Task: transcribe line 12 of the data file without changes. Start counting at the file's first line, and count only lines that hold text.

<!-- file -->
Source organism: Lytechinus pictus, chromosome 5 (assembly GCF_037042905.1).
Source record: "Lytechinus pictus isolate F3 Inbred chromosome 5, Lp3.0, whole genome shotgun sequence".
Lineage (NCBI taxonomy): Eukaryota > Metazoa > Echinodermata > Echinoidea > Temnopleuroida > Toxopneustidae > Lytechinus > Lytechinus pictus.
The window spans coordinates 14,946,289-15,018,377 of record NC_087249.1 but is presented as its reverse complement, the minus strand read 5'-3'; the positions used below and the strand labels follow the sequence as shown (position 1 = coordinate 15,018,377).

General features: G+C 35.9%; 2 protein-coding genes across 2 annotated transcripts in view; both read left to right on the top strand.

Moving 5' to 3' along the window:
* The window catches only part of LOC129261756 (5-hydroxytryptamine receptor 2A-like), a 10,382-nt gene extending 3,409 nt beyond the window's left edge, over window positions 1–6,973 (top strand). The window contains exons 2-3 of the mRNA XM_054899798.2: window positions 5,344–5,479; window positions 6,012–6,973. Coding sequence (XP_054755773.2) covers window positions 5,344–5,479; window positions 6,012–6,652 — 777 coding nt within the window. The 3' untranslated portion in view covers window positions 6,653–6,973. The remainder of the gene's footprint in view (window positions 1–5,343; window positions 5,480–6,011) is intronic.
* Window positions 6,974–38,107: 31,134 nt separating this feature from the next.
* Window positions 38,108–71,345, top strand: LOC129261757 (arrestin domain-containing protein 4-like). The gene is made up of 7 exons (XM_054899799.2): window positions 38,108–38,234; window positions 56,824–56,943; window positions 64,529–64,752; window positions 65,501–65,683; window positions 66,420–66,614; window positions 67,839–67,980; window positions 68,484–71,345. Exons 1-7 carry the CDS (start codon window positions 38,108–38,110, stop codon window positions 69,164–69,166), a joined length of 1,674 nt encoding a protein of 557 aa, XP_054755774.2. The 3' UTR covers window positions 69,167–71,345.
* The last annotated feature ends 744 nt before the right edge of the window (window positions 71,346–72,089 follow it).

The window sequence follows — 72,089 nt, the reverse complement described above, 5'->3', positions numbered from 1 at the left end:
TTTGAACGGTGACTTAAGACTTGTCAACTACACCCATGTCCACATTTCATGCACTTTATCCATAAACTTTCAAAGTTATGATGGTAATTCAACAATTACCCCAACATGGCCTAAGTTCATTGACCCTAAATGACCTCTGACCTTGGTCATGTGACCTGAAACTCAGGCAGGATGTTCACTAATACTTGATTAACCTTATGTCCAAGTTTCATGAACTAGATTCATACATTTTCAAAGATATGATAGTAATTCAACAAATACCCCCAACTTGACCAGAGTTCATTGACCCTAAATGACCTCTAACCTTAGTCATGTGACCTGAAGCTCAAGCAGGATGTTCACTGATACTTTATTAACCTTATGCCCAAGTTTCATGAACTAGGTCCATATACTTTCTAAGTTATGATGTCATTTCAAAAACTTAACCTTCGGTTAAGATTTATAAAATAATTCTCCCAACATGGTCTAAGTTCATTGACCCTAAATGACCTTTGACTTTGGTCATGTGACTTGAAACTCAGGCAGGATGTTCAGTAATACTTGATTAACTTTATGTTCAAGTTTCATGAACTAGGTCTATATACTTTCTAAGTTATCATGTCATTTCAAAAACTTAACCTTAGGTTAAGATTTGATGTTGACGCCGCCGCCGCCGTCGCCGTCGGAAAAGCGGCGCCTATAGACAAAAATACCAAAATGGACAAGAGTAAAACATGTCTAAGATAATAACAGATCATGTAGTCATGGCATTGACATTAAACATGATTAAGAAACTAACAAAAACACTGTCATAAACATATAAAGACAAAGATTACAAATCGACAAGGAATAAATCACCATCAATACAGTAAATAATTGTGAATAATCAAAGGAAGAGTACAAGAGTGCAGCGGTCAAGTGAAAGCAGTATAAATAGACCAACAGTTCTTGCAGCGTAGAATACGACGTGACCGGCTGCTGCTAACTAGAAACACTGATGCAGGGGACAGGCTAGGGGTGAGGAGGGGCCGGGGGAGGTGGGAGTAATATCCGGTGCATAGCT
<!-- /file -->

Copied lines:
TTTGAACGGTGACTTAAGACTTGTCAACTACACCCATGTCCACATTTCATGCACTTTATCCATAAACTTTCAAAGTTATGATGGTAATTCAACAATTACCCCAACATGGCCTAAGTTCATTGACCCTAAATGACCTCTGACCTTGGTCATGTGACCTGAAACTCAGGCAGGATGTTCACTAATACTTGATTAACCTTATGTCCAAGTTTCATGAACTAGATTCATACATTTTCAAAGATATGATAGTAATTCAACAAATACCCCCAACTTGACCAGAGTTCATTGACCCTAAATGACCTCTAACCTTAGTCATGTGACCTGAAGCTCAAGCAGGATGTTCACTGATACTTTATTAACCTTATGCCCAAGTTTCATGAACTAGGTCCATATACTTTCTAAGTTATGATGTCATTTCAAAAACTTAACCTTCGGTTAAGATTTATAAAATAATTCTCCCAACATGGTCTAAGTTCATTGACCCTAAATGACCTTTGACTTTGGTCATGTGACTTGAAACTCAGGCAGGATGTTCAGTAATACTTGATTAACTTTATGTTCAAGTTTCATGAACTAGGTCTATATACTTTCTAAGTTATCATGTCATTTCAAAAACTTAACCTTAGGTTAAGATTTGATGTTGACGCCGCCGCCGCCGTCGCCGTCGGAAAAGCGGCGCCTATAGACAAAAATACCAAAATGGACAAGAGTAAAACATGTCTAAGATAATAACAGATCATGTAGTCATGGCATTGACATTAAACATGATTAAGAAACTAACAAAAACACTGTCATAAACATATAAAGACAAAGATTACAAATCGACAAGGAATAAATCACCATCAATACAGTAAATAATTGTGAATAATCAAAGGAAGAGTACAAGAGTGCAGCGGTCAAGTGAAAGCAGTATAAATAGACCAACAGTTCTTGCAGCGTAGAATACGACGTGACCGGCTGCTGCTAACTAGAAACACTGATGCAGGGGACAGGCTAGGGGTGAGGAGGGGCCGGGGGAGGTGGGAGTAATATCCGGTGCATAGCT